|Last-Modified:||2011-06-28 00:40:02 +1000 (Tue, 28 Jun 2011)|
|Author:||Nick Coghlan <ncoghlan at gmail.com>|
In honour of Tau Day 2011, this PEP proposes the addition of the circle constant math.tau to the Python standard library.
The concept of tau (τ) is based on the observation that the ratio of a circle's circumference to its radius is far more fundamental and interesting than the ratio between its circumference and diameter. It is simply a matter of assigning a name to the value 2 * pi (2π).
The idea in this PEP was first proposed in the auspiciously named issue 12345 . The immediate negative reactions I received from other core developers on that issue made it clear to me that there wasn't likely to be much collective interest in being part of a movement towards greater clarity in the explanation of profound mathematical concepts that are unnecessarily obscured by a historical quirk of notation.
Accordingly, this PEP is being submitted in a Deferred state, in the hope that it may someday be revisited if the mathematical and educational establishment choose to adopt a more enlightened and informative notation for dealing with radians.
Converts to the merits of tau as the more fundamental circle constant should feel free to start their mathematical code with tau = 2 * math.pi.
pi is defined as the ratio of a circle's circumference to its diameter. However, a circle is defined by its centre point and its radius. This is shown clearly when we note that the parameter of integration to go from a circle's circumference to its area is the radius, not the diameter. If we use the diameter instead we have to divide by four to get rid of the extraneous multiplier.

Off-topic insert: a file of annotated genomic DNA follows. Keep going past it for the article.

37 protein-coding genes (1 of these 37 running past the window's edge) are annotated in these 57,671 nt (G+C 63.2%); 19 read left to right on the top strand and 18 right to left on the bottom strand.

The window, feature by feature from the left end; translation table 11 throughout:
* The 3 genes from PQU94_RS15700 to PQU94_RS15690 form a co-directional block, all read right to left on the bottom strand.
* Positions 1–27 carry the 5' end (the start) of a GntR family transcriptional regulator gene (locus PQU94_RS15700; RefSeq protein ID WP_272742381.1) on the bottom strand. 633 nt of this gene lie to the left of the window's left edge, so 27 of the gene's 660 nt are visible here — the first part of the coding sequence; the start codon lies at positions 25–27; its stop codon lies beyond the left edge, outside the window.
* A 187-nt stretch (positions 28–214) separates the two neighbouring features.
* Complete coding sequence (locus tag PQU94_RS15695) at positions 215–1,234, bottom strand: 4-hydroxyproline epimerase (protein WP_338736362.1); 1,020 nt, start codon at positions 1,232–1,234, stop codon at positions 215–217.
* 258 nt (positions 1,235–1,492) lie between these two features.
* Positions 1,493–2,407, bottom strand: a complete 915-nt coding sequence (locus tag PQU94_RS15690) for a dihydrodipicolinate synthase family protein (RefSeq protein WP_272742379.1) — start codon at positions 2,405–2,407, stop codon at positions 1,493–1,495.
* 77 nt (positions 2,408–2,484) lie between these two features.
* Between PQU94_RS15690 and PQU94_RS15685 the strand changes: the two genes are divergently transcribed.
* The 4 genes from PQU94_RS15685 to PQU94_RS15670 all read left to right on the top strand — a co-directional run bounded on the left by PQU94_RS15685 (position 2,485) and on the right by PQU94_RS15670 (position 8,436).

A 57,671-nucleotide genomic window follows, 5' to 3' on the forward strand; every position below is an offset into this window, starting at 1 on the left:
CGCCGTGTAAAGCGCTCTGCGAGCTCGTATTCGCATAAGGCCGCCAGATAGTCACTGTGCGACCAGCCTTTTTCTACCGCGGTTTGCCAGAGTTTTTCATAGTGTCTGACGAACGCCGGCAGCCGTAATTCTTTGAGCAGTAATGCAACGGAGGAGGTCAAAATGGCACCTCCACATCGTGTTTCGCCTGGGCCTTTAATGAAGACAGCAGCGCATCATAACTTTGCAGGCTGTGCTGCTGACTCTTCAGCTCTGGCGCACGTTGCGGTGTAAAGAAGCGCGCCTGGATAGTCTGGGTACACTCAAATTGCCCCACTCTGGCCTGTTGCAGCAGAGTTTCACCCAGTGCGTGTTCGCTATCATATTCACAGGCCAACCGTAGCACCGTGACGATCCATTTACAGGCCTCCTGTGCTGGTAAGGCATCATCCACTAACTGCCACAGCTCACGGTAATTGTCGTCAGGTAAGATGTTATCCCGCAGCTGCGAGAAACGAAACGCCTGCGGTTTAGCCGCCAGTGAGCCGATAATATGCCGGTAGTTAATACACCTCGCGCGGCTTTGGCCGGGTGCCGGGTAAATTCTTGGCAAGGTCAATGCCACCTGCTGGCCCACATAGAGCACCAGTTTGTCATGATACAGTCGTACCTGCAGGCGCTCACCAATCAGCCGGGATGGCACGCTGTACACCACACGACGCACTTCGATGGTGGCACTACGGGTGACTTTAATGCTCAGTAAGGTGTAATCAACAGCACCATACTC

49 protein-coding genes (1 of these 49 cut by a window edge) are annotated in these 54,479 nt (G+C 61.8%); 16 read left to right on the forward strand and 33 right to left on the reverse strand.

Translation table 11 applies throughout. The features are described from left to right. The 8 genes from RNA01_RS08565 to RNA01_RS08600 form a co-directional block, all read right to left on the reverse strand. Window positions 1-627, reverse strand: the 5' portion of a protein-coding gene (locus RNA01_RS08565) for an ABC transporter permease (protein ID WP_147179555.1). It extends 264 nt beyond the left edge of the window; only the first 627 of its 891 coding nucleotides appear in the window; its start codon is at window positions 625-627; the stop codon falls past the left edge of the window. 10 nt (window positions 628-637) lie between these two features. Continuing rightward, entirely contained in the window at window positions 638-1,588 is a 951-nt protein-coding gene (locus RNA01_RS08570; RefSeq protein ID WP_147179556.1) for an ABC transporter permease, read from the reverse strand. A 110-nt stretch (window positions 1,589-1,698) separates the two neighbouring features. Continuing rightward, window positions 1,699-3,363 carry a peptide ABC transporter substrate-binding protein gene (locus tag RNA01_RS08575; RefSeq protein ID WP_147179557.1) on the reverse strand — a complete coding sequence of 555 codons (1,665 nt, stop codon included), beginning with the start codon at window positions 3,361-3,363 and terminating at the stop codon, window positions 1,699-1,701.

When working with radians, it is trivial to convert any given fraction of a circle to a value in radians in terms of tau. A quarter circle is tau/4, a half circle is tau/2, seven 25ths is 7*tau/25, etc. In contrast with the equivalent expressions in terms of pi (pi/2, pi, 14*pi/25), the unnecessary and needlessly confusing multiplication by two is gone.
I've barely skimmed the surface of the many examples put forward to point out just how much easier and more sensible many aspects of mathematics become when conceived in terms of tau rather than pi. If you don't find my specific examples sufficiently persausive, here are some more resources that may be of interest:
- Michael Hartl is the primary instigator of Tau Day in his Tau Manifesto 
- Bob Palais, the author of the original mathematics journal article highlighting the problems with pi has a page of resources  on the topic
- For those that prefer videos to written text, Pi is wrong!  and Pi is (still) wrong  are available on YouTube
This document has been placed in the public domain.